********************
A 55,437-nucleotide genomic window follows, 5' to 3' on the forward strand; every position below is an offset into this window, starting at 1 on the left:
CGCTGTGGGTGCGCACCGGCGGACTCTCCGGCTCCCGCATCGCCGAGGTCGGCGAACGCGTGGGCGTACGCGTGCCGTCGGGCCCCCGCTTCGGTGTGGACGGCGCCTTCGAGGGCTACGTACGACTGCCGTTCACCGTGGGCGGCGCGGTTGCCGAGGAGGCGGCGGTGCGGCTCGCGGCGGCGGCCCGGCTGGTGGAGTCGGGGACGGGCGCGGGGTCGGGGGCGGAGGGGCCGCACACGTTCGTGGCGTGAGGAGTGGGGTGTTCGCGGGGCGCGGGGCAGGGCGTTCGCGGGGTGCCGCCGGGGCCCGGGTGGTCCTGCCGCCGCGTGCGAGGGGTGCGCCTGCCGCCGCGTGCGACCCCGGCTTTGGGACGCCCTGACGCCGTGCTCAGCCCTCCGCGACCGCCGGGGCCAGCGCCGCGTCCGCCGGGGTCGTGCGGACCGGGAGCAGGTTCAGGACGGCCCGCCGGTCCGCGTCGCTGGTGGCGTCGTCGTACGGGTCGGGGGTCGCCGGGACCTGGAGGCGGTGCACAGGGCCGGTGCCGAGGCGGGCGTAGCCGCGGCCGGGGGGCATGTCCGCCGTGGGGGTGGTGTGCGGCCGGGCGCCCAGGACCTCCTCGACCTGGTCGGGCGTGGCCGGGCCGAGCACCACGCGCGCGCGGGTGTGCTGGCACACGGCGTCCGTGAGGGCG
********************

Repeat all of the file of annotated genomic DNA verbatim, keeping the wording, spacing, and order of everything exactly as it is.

A 55,437-nucleotide genomic window follows, 5' to 3' on the forward strand; every position below is an offset into this window, starting at 1 on the left:
CGCTGTGGGTGCGCACCGGCGGACTCTCCGGCTCCCGCATCGCCGAGGTCGGCGAACGCGTGGGCGTACGCGTGCCGTCGGGCCCCCGCTTCGGTGTGGACGGCGCCTTCGAGGGCTACGTACGACTGCCGTTCACCGTGGGCGGCGCGGTTGCCGAGGAGGCGGCGGTGCGGCTCGCGGCGGCGGCCCGGCTGGTGGAGTCGGGGACGGGCGCGGGGTCGGGGGCGGAGGGGCCGCACACGTTCGTGGCGTGAGGAGTGGGGTGTTCGCGGGGCGCGGGGCAGGGCGTTCGCGGGGTGCCGCCGGGGCCCGGGTGGTCCTGCCGCCGCGTGCGAGGGGTGCGCCTGCCGCCGCGTGCGACCCCGGCTTTGGGACGCCCTGACGCCGTGCTCAGCCCTCCGCGACCGCCGGGGCCAGCGCCGCGTCCGCCGGGGTCGTGCGGACCGGGAGCAGGTTCAGGACGGCCCGCCGGTCCGCGTCGCTGGTGGCGTCGTCGTACGGGTCGGGGGTCGCCGGGACCTGGAGGCGGTGCACAGGGCCGGTGCCGAGGCGGGCGTAGCCGCGGCCGGGGGGCATGTCCGCCGTGGGGGTGGTGTGCGGCCGGGCGCCCAGGACCTCCTCGACCTGGTCGGGCGTGGCCGGGCCGAGCACCACGCGCGCGCGGGTGTGCTGGCACACGGCGTCCGTGAGGGCG